One of the mysteries of the English language finally explained.
(in large churches) an apse with an ambulatory giving access behind the high altar to a series of chapels set in bays.
- ‘It took considerable architectural and engineering skill to bridge a substantial change of levels, but the result was one of the most splendid chevets of France.’
- ‘It is characterised by its basilical layout with narrow aisles, its three vaulted apses and the functional and harmonious sobriety of the ‘lombardic band’ decoration of the chevets.’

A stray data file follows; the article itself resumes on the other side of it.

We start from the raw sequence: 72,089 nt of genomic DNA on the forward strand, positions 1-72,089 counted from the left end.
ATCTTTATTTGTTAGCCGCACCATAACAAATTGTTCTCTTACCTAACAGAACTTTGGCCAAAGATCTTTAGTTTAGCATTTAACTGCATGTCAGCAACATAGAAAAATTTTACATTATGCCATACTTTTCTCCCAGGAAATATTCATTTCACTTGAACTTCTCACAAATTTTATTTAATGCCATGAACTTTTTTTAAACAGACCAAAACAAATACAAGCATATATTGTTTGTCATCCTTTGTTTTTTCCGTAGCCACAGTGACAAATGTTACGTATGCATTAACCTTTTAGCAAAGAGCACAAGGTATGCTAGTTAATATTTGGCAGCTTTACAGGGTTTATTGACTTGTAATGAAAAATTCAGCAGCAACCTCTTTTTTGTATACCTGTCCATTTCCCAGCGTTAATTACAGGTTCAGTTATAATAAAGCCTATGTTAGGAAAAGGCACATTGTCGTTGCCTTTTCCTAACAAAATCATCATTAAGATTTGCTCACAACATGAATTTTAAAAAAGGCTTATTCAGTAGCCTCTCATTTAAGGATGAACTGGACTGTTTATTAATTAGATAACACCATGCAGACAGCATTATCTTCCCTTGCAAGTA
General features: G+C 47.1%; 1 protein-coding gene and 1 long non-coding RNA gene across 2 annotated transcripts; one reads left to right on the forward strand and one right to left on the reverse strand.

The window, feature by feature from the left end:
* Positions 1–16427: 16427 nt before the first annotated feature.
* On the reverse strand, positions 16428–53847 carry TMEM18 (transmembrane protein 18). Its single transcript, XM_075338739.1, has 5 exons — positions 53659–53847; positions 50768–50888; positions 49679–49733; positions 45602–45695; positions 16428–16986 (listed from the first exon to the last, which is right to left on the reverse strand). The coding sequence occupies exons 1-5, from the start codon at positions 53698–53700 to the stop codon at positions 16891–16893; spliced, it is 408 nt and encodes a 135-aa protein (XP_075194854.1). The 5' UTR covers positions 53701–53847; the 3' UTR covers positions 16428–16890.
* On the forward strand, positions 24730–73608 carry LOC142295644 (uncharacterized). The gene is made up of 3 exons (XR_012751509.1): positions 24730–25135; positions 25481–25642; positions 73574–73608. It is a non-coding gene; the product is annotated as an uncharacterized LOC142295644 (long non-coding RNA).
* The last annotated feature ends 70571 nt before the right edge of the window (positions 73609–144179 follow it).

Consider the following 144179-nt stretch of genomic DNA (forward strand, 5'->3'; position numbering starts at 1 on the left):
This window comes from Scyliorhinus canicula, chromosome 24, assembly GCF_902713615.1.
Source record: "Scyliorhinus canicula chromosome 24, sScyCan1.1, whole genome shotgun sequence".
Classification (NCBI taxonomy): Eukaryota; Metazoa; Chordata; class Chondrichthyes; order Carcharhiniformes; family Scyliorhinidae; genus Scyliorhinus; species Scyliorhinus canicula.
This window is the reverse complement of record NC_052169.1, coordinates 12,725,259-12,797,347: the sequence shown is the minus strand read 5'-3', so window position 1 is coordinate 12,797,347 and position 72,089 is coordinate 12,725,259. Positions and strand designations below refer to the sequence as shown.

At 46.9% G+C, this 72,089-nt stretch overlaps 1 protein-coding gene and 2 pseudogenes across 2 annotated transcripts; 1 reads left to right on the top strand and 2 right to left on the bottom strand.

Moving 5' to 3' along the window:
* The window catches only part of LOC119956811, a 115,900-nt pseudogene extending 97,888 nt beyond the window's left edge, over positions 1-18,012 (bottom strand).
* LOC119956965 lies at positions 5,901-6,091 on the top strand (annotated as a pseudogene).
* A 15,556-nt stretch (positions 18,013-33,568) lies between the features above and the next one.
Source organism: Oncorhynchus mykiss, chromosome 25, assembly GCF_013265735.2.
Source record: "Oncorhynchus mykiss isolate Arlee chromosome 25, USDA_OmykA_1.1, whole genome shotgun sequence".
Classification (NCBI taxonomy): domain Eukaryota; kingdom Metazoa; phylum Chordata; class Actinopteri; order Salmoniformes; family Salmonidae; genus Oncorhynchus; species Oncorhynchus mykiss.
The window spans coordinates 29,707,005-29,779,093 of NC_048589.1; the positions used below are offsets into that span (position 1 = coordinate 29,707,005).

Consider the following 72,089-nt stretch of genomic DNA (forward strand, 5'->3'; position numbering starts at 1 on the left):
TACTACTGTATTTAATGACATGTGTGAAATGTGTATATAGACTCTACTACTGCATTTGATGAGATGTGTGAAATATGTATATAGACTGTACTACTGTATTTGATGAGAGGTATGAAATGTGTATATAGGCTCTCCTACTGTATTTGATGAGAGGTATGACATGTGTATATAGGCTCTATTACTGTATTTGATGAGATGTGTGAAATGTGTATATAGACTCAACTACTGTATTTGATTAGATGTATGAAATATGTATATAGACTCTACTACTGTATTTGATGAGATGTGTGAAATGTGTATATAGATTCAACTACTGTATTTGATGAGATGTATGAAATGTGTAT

- ‘The lay-out of the chevet is characteristic of the bigger Romanesque churches in Auvergne; the pyramidal arrangement of the tiers of clearly distinct masses makes it easy to follow the architectural design of the interior.’
- ‘The style of the choir, imitating the polygonal structure of the chevets of medieval churches, was most likely chosen to blend in with the dynamic composition of the nave.’
Early 19th century: from French, literally ‘pillow’, from Latin capitium, from caput ‘head’.
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